Fence row farming
UNCOVERING THE SECRETS IN THE SOIL
DEAN GLENNEY PLANTS his corn and soybeans on exactly the same rows, drives on the same tracks, and never tills his fields. It’s a farming method he has used for nearly 20 years now; and it has given him corn yields averaging 275 bushels an acre (bu/ac) and soybeans averaging around 60 bu/ac. In 2012, Glenney’s highest corn yield was 301.88 bu/ac.
“It’s a lot of extra work to do,” says Glenney. “When I first started, I had to go by eye to keep on the same rows year after year. Now with auto steer and GPS mapping, it keeps track of it for me and it’s a lot easier to run the same passes.”
INTO THE WORMHOLE
Glenney, who farms 180 acres in Dunnville, Ontario, is trying to prevent any soil disturbance that would interfere with the worms in his fields. The only extra work he does is cut the corn stalks with a chopper in the spring to make it easier to plant the soybeans into it. “The worms will take the leaves from the corn and pull it down into the hole,” explains Glenney. “The more residue you have, the more worms you have. They like to come up to the surface and get it and drag it down. They can’t get it when it’s buried by a plow. If I started plowing this soil I would lose 100 bushels an acre.”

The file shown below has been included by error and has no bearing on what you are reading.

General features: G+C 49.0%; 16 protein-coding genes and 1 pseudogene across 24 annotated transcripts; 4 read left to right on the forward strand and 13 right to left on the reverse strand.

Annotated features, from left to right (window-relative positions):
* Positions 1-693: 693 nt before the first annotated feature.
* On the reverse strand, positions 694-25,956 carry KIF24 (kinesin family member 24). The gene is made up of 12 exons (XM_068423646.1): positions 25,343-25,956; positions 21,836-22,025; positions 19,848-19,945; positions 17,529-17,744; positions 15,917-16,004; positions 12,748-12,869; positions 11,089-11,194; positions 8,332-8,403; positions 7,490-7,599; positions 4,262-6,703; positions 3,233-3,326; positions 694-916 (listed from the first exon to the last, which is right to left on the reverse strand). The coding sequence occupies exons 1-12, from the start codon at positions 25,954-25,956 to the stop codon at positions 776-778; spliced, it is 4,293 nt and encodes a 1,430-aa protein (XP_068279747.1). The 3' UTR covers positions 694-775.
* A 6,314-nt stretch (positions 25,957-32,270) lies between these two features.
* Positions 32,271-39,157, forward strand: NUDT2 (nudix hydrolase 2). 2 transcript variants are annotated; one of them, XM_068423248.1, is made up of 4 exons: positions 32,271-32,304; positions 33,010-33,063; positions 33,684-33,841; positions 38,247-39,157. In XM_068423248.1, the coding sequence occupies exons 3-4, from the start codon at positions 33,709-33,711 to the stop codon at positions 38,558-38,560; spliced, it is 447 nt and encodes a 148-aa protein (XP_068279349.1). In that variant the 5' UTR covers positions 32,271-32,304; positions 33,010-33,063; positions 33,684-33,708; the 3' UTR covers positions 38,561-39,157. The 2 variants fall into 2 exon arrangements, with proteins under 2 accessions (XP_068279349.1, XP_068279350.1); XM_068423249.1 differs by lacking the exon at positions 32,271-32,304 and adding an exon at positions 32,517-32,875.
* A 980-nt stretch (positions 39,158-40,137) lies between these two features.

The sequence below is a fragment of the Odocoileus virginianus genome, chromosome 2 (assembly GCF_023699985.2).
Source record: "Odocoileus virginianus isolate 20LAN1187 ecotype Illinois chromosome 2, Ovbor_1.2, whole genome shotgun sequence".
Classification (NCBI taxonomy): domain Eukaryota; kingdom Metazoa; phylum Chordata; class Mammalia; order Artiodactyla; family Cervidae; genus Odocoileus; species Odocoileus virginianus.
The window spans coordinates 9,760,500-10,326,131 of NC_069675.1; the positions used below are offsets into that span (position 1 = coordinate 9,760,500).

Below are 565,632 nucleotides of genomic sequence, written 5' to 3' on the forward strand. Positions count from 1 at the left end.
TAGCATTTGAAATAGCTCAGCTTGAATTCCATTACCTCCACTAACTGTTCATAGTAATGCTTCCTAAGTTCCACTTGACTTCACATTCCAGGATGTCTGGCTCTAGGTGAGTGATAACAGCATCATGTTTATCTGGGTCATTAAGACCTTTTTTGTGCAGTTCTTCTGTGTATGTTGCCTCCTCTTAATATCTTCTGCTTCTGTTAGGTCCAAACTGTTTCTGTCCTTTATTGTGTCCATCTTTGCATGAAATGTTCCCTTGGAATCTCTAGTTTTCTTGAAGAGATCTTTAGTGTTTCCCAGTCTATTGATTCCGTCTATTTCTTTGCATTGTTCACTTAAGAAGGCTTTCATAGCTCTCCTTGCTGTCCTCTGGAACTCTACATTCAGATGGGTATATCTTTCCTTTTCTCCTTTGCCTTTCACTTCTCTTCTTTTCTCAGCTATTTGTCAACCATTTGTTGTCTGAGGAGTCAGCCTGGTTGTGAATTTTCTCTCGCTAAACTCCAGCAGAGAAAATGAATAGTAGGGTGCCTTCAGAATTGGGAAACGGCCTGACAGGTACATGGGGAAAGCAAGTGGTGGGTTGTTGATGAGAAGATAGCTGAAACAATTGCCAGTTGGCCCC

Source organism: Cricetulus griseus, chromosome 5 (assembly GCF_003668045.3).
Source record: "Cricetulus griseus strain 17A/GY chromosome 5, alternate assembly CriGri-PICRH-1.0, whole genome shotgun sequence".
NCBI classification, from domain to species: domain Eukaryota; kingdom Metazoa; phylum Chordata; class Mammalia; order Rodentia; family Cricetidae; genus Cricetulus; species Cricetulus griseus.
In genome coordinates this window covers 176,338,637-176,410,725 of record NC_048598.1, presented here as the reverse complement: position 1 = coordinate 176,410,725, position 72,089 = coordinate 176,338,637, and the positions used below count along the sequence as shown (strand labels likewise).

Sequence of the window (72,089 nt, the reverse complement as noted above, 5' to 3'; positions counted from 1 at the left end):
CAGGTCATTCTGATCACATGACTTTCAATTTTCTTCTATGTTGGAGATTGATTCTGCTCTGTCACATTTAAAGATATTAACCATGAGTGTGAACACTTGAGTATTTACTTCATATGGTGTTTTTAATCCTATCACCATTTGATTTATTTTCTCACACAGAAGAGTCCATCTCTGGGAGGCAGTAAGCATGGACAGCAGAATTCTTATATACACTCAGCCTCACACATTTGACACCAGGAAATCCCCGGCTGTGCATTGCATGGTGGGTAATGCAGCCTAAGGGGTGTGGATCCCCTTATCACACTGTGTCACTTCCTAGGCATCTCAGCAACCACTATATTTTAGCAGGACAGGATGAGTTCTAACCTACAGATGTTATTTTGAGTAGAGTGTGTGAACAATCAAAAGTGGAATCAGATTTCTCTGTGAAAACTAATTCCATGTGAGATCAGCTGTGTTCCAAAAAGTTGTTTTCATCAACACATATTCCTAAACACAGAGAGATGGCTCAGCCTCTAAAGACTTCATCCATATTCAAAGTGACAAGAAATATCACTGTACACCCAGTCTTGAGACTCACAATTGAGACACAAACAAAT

As the worms pull the corn leaves down into their holes, their movements are creating very porous soil. That allows roots to grow deeper, releases more nutrients and allows the soil to store water more effectively. The result, Glenney says, is a soil condition equivalent to the soil in a fence row every 30 inches across the farm.
“You just have to go and dig into your own fence row to see the quality of soil you could have,” says Glenney. “It took six or seven years before it started working for me, but after that I started to get a good yield response.”
When Dr. George Lazarovits is finished with his research, other farmers won’t have to wait that long to see their own yields increase. Lazarovits and Dr. Rafiq Islam, both scientists with A&L Biologicals’ Agroecology Research Services Centre in London, Ontario, are figuring out exactly why this method works; and he says more than just worms are at work in the soil.
SAMPLING THE SOIL